Bowman realizes that he's going to die alone in space. He's remarkably calm about it. He's something of a cold fish.
…there was already something in his gaze beyond the capacity of any ape. In those dark, deep-set eyes was a dawning awareness—the first intimations of an intelligence that could not possibly fulfill itself for ages yet, and might soon be extinguished forever. (1.6)
So, is Moon-Watcher special because he's smarter than your average ape or is he special because he's smarter than your average man-ape? The novel goes back and forth a bit. Strength and skill are individual talents, but they're also evolutionary, or species, talents.
If he survived, those patterns would become eternal, for his genes would pass them on to future generations. (3.10)
The slab changes not just Moon-Watcher's mind, but his genetic material. It's not just teaching; it's changing evolution. The book makes Moon-Watcher the hero, but the real protagonist could be seen as the human race itself. (Which is maybe why many of the characters in the book are so bland. The human species as a whole doesn't have much of a personality.)
Then, not for the first or last time, he proved himself a genius. (4.16)
Moon-Watcher is the smartest man-ape around. Even the smartest man-ape isn't so smart, of course—but you could probably say that for humans too, if you were a super-energy alien.
The time had not yet come when Man could leave his mark upon the Solar System. (19.31)
The suggestion here is that humans at some point will leave their mark on the solar system. Humans will get ever stronger and more skillful, until they can put a big, "Joe Was Here" sign out on Pluto.
"Frank Poole, who is specially qualified for this type of work, will go outside the ship and replace the faulty unit with the backup." (21.27)
Poole is qualified to go out and space walk. The book thinks that's cool. It's into being qualified.
"I don't want to insist on it, Dave, but I am incapable of making an error." (24.23)
Hal is supposed to be incapable of making an error. Alas, he is full of them. This is why he's so much fun; all the other characters are professional and qualified and strong and skillful. Hal, with his neurotic burping brain, is much more sympathetic.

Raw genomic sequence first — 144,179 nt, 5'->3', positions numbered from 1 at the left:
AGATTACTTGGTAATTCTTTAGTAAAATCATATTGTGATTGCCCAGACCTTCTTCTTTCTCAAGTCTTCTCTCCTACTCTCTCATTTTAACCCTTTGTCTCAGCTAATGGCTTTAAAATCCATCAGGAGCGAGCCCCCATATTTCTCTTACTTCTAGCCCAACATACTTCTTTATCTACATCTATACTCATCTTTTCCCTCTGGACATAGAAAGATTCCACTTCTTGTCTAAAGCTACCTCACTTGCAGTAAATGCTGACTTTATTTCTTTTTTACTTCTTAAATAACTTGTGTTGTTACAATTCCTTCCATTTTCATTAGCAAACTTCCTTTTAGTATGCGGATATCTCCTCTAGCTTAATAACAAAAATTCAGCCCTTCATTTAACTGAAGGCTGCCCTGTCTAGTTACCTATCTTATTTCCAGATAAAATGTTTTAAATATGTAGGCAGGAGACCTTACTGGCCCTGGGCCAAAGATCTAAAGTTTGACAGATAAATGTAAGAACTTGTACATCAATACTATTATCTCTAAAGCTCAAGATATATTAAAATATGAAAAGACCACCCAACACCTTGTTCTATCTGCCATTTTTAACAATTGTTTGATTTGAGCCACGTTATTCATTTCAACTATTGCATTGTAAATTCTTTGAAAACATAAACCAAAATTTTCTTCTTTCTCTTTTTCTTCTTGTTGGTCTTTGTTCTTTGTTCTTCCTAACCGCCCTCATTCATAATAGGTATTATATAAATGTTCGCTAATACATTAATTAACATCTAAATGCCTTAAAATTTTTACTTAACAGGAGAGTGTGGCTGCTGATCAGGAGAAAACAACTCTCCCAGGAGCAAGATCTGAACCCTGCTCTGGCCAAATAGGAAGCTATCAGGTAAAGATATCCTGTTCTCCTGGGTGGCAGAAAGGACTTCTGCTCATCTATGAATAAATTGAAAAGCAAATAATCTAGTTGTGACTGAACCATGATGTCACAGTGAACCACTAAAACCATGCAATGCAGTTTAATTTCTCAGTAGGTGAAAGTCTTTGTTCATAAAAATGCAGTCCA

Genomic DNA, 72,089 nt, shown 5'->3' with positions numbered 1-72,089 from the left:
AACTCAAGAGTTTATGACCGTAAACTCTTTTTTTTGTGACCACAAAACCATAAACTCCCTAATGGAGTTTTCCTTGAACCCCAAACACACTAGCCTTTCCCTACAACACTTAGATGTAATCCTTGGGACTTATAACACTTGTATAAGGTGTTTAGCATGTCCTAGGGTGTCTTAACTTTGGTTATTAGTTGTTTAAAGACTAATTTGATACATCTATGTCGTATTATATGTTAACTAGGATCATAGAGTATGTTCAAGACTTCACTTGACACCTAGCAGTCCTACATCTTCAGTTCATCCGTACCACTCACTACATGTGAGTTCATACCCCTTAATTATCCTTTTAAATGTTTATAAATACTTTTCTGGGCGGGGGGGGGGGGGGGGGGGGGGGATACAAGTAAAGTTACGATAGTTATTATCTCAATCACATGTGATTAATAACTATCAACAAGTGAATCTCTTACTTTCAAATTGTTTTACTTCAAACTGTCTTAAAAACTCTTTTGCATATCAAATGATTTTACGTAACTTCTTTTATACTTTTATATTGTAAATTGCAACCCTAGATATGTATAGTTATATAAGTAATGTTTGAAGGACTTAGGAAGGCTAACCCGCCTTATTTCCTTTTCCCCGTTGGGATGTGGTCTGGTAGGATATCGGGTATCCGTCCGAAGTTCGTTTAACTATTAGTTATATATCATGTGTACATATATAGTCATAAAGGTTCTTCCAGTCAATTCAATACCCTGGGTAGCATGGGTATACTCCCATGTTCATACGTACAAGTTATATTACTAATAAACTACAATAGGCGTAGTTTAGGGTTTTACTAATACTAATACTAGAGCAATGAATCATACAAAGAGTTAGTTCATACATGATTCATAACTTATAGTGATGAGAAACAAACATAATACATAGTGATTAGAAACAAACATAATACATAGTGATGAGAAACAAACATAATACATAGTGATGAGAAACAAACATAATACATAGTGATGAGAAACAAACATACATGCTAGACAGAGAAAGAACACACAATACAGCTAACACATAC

Work is the best remedy for any shock, and Bowman now had work enough for all his lost crewmates. (31.1)
Is work really the best remedy for any shock? Maybe if you're all efficiency and competence all the time, like David Bowman. He's more of a robot than Hal ever was.
If he was indeed mad, his delusions were beautifully organized. Everything was perfectly real; nothing vanished when he turned his back. (44.7-8)
This seems like it's Clarke's goal. 2001 is a delusion (or fiction) that is carefully organized; each piece of equipment fits together, and the whole clinks along. The movie is much more of a mess (which is part of why it's better).
If this is some kind of intelligence test, I've probably failed it already. Without further hesitation, he walked back into the bedroom and began to undo the clamp of his helmet. (44.30)
The novel opens with man-apes getting their intelligence tested; now towards the end, Bowman is worried about having his intelligence tested. 2001 is a world where smarts and skill are important, and need to be quantified. The future is a giant SAT. Yuck.